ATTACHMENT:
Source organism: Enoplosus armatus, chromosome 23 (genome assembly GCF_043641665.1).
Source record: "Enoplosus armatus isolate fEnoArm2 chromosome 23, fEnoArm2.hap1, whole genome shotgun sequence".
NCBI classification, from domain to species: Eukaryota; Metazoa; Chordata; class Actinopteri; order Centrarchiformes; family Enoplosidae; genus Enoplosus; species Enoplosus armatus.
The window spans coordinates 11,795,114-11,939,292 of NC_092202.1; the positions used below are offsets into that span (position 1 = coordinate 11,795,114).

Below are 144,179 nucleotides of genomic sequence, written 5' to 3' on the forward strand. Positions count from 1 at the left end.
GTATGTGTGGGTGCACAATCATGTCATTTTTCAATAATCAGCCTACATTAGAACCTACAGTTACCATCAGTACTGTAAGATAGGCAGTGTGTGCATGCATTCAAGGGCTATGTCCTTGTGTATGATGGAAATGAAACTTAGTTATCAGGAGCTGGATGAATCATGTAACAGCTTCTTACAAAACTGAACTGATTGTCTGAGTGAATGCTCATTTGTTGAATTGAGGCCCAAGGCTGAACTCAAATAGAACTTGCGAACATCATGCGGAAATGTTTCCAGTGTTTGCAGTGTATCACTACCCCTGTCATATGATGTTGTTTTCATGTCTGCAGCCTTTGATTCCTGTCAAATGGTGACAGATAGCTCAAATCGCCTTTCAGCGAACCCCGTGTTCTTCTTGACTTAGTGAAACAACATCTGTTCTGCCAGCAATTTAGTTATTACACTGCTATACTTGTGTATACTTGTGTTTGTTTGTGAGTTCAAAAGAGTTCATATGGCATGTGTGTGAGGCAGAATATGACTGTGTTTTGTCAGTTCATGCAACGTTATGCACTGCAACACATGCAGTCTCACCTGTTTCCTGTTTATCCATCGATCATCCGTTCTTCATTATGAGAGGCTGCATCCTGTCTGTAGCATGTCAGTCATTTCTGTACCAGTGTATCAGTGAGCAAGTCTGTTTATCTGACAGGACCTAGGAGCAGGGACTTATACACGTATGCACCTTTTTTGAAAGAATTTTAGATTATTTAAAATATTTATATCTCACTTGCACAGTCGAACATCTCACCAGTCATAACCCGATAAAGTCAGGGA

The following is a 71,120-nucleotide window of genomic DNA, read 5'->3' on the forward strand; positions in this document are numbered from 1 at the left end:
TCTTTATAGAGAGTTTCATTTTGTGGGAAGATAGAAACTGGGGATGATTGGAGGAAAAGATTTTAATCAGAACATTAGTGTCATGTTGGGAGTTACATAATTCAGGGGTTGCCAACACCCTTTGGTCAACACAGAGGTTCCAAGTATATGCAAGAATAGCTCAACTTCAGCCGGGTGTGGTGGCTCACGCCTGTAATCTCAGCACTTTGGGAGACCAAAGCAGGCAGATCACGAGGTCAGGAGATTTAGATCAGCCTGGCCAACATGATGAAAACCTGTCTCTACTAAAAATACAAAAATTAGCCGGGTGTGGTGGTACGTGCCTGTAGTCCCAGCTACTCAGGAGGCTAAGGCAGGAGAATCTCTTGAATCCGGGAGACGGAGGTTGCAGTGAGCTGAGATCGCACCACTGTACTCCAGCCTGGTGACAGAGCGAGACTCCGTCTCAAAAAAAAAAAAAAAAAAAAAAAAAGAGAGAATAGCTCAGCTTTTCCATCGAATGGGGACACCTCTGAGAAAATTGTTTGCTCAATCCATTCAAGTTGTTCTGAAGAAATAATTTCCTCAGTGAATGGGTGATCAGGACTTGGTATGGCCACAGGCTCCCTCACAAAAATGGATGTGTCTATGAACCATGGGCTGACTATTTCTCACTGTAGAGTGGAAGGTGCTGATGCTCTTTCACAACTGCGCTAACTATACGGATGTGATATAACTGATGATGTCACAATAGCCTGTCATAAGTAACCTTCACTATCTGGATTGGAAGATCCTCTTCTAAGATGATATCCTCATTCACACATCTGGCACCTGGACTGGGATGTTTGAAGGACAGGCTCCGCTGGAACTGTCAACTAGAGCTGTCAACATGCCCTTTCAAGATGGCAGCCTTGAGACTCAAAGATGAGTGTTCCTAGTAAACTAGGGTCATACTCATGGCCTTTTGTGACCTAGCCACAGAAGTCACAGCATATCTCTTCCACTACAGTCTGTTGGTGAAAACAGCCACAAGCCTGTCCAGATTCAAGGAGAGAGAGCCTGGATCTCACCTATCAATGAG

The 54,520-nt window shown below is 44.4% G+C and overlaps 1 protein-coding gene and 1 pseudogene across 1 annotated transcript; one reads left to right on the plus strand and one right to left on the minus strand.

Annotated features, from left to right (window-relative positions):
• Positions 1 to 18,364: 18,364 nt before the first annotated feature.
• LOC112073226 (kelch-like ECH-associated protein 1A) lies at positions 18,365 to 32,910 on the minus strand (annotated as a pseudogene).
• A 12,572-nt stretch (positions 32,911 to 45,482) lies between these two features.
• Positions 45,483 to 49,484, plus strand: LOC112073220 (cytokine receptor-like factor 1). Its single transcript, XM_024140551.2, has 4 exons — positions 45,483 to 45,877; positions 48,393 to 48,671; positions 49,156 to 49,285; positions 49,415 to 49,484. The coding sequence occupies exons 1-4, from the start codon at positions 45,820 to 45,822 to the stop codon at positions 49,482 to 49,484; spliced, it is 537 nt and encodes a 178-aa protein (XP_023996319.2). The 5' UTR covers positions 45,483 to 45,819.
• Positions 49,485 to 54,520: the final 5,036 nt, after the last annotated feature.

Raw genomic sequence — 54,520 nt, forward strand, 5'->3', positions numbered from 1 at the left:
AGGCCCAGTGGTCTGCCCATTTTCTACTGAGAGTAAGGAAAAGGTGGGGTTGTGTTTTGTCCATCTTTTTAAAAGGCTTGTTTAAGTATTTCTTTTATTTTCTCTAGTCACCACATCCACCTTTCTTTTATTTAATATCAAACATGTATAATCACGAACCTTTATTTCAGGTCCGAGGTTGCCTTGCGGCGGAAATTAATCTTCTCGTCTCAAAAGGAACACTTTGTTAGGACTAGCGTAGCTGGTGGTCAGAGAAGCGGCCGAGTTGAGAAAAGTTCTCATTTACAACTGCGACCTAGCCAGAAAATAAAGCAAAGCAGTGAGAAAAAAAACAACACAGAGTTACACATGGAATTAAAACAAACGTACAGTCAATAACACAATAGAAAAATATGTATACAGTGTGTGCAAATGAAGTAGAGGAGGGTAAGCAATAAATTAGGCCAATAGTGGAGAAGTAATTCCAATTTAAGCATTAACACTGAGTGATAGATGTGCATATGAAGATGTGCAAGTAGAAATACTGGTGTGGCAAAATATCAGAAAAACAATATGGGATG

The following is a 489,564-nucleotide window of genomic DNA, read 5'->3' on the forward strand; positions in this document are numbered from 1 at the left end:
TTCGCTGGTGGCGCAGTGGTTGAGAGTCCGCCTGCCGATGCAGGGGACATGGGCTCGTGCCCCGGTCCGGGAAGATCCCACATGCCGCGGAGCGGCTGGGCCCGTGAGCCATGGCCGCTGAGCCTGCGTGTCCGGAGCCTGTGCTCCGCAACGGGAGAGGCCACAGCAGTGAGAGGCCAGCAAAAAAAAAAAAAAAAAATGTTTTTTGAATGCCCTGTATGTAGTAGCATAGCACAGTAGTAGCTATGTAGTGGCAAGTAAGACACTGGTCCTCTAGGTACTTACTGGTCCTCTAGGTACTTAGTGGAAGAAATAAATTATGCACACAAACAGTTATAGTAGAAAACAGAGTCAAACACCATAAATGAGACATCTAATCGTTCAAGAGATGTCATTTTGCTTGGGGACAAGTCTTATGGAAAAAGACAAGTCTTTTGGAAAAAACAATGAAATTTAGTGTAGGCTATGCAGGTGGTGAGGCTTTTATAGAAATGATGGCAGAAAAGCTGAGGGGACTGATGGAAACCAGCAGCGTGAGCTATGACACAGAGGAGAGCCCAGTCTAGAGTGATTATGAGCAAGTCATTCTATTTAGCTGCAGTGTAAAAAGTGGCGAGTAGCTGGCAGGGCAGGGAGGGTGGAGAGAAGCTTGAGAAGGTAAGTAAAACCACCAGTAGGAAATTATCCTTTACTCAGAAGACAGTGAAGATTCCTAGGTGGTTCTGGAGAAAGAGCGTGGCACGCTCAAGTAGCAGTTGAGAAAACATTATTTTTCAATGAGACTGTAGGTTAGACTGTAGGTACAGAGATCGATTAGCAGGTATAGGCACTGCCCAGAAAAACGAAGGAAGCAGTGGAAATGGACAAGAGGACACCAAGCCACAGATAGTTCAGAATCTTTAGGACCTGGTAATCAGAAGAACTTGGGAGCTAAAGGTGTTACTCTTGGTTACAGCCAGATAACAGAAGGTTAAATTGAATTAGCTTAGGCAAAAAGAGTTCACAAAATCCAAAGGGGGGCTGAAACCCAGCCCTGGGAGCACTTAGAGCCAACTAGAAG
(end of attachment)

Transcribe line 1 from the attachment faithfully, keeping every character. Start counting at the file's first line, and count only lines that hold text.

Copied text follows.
Source organism: Enoplosus armatus, chromosome 23 (genome assembly GCF_043641665.1).